Ahead of Andy Murray’s big opening-round clash against Greece’s Stefanos Tsitsipas at the US Open, the British tennis player said that he was feeling fit and confident ahead of the final major of the season and that he would only like his game to be “in a better place”.
The 34-year-old has enjoyed a positive North American hard-court swing, winning first-round matches in Cincinnati and Winston-Salem earlier this month but is cautiously optimistic about his game and fitness, and believes he can raise his level here.
“Physically, I’ve been good since I’ve been here in the matches. I pulled up well the following days after them (Cincinnati and Winston-Salem). That for me has been really positive. I would obviously like my game to be in a better place,” Murray, who has had two hip surgeries so far — the first in January 2018 at Melbourne — said on Sunday.
Murray has played in six tour-level singles tournaments this season. However, in recent months, the world No. 114 has taken to the practice court with more regularity as he aims to transfer his form into matches.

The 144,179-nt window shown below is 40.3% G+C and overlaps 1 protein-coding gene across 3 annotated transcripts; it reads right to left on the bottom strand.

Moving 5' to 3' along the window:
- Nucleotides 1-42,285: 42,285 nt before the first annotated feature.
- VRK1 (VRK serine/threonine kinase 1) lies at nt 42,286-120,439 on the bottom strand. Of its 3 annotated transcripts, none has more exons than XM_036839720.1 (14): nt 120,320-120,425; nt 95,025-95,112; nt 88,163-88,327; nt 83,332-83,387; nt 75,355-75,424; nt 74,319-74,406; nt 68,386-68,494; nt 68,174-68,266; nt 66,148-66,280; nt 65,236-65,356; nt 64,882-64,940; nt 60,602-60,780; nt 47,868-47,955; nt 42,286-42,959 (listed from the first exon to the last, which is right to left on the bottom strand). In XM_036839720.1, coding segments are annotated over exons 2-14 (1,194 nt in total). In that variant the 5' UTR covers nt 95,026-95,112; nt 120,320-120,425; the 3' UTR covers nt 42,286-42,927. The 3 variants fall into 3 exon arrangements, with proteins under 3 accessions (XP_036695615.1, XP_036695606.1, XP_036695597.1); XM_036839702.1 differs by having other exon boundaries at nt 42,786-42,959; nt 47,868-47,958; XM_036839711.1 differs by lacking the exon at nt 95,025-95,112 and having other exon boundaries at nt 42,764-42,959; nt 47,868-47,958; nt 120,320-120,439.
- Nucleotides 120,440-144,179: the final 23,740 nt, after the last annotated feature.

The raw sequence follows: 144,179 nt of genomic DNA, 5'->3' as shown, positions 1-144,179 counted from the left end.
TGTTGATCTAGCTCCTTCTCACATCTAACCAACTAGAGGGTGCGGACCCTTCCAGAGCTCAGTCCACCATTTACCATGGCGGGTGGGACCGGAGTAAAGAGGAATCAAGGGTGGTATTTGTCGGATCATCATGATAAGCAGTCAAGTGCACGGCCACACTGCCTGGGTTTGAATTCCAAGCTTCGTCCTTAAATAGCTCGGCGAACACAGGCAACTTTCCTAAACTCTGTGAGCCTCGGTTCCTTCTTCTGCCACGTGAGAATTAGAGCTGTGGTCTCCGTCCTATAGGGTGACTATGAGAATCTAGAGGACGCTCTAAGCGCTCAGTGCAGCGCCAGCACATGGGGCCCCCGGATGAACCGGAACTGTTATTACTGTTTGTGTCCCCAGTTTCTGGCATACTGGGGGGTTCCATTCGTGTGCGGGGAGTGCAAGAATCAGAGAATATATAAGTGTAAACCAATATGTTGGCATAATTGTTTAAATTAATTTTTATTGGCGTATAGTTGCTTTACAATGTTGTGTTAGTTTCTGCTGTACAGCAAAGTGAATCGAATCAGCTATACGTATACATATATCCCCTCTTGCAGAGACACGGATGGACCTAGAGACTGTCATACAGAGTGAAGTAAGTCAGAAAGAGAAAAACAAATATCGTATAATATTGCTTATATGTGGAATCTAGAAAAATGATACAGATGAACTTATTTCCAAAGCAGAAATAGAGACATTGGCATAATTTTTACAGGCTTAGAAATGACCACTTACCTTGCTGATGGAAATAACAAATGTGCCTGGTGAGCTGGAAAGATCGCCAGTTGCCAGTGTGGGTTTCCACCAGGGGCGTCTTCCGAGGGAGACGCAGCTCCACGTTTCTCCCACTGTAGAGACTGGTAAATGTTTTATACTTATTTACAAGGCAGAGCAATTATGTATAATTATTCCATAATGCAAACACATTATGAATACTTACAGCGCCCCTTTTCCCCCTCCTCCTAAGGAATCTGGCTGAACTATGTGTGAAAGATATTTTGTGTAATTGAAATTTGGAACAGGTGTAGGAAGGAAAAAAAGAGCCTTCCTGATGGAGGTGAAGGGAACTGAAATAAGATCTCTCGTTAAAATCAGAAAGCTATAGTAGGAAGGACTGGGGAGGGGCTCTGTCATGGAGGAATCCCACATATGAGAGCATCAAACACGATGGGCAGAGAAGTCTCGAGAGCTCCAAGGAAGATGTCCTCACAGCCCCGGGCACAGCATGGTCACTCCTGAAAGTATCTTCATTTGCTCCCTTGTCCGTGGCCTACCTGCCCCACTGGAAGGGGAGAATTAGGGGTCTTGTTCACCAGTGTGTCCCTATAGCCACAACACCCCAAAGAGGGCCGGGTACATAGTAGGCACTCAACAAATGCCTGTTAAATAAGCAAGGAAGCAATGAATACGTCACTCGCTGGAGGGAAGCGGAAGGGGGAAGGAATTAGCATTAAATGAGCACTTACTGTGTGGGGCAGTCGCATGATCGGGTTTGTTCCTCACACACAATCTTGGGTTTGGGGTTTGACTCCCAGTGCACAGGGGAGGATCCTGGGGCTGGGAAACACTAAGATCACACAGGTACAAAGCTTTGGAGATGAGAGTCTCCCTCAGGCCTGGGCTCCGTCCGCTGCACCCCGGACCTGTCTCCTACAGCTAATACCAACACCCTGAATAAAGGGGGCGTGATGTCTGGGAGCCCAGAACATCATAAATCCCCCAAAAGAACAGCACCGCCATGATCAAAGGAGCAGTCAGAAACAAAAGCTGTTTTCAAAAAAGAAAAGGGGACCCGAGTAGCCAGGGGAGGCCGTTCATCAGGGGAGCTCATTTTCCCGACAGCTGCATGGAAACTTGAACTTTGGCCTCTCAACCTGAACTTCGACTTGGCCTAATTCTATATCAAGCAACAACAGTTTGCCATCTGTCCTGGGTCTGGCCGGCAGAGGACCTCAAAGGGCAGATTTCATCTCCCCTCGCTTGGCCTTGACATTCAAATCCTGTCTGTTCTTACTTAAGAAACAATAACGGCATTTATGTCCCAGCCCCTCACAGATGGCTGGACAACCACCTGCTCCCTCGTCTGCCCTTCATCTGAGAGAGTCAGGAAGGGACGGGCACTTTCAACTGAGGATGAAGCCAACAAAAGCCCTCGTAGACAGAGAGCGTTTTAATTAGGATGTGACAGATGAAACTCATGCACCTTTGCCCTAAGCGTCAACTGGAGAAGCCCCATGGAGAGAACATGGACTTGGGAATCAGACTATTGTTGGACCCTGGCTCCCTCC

“The positive thing in the past few months is that I haven’t been held back really from what I can do on the practice court,” Murray was quoted as saying by atptour.com. “I have been on the practice court and I have been training and doing all the things I wanted to do from a practice perspective. It is the matches where you need to ultimately go out there and perform. That’s what’s been frustrating the past few weeks,” said Murray.
Murray, who defeated Serbian Novak Djokovic in the 2012 US Open final to capture his first major title, will begin his 15th Flushing Meadows campaign against world No. 3 Tsitsipas in a tough opener for the Scot.
Despite this, Murray is relishing the chance to pit himself against one of the favourites for the title and is excited to do so in front of crowds once again in New York.
“[It is] not the easiest draw out there. When you’re not seeded, these sorts of things can happen. It will be a good, good test for me to see kind of where my game’s at, where it’s progressed to from when I arrived in the States.
“The crowd’s always helped. They like people that fight, give their all, show their heart and emotion and energy on the court. I think over the years here I’ve had very good support, so I’ve enjoyed that,” said Murray.